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Forum on Law, Race, and Albion Tourgée - Nov. 4

Elon University School of Law and the Elon Law Review are major sponsors of a jointly presented conference scheduled for Nov. 4 in Raleigh, NC, titled, "A Radical Notion of Democracy: Law, Race, and Albion Tourgée, 1865-1905."

The conference will provide a useful intervention into policy debates that stem from the legacy of Reconstruction. A former Union soldier, Tourgée settled in Greensboro in 1865 in hopes of helping to shape the new post-slavery South.


Friday Nov. 4, 2011 from 8:30 am to 6:30 pm


State Library Building and State Capitol Building - Raleigh, NC

The event is free and open to the public, but registration is required.

Continuing Legal Education Credit of five hours has been approved.



A lawyer, judge, novelist, and political activist, Tourgée worked openly for racial equality in the state for thirteen years. His North Carolina legacy lives on in the provisions of our Constitution guaranteeing a free public education, as well as other reforms. Later he achieved national fame for representing Homer Plessy in Plessy v. Ferguson (1896), the U.S. Supreme Court case that established separate-but-equal facilities as the foundation of de jure segregation.

The program will feature keynote lectures and panel discussions by 10 distinguished scholars of law and history.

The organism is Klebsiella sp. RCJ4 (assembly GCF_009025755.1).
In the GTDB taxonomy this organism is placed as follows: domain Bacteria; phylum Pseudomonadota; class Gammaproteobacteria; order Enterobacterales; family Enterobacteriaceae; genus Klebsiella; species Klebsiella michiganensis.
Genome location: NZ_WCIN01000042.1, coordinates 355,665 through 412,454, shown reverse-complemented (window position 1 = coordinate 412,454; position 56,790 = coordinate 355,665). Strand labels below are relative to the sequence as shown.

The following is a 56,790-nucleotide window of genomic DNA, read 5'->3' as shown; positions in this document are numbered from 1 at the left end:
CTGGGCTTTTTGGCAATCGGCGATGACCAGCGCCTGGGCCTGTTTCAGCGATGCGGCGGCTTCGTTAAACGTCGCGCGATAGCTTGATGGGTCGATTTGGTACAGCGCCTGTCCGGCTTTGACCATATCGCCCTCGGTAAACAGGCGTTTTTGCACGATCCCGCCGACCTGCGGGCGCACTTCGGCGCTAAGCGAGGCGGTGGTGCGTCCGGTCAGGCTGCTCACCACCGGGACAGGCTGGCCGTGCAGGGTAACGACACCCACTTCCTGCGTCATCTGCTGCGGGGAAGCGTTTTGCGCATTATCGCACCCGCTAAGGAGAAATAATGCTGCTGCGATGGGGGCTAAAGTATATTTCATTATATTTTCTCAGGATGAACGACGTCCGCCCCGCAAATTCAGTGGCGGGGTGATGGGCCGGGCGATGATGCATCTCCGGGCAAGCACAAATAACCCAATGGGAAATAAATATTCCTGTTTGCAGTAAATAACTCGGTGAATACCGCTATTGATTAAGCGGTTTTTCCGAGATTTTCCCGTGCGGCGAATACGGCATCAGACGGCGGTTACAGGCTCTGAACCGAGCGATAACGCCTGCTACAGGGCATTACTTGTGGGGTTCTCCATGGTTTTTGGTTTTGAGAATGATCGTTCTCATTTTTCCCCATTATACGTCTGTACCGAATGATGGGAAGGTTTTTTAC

* Special attention will be devoted to Tourgée’s contributions to the Reconstruction Constitution of 1868, including his commitment to the guarantee of equality in public education.

* The symposium will also consider Tourgée’s national importance as the architect of Homer Plessy’s case: the concept of a “color-blind” Constitution, embraced in the dissent to Plessy v. Ferguson, was Tourgée’s coinage.

Concluding the program will be a performance of Constitutional Tales in the House Chamber of the State Capitol, a live reenactment of scenes from the Constitutional Convention of 1868.

Tourgée’s contemporary relevance is especially evident in contemporary debates on education. The language from North Carolina’s present-day Constitution on which the landmark Leandro opinion rests can be traced directly back to language that Tourgée, the youngest member of the Constitutional Convention of 1868, helped to craft.

As demonstrated by Tourgée’s advocacy for Homer Plessy, he continued to play a strong role in the African American freedom movement after he left North Carolina. On his death, the Niagara Movement honored Tourgée, along with William Lloyd Garrison and Frederick Douglass, as one of its three “friends of freedom.”

Though little remembered over the course of the 20th century, Tourgée is undergoing something of a renaissance today, thanks largely to the work of the scholars participating in this event. Audience members will gain an understanding of Tourgée’s important place within the struggles of several generations of African Americans for civil rights, both in North Carolina and in the nation at large. Such an understanding will provide helpful background to a wide range of contemporary policy debates.


Major sponsors

  • UNC Center for the Study of the American South
  • UNC School of Law
  • Elon University School of Law
  • North Carolina Department of Cultural Resources
  • North Carolina Institute for Constitutional Law


Sally Greene
The Center for the Study of the American South at the University of North Carolina Chapel Hill

Philip Craft,
10/10/2011 10:55 AM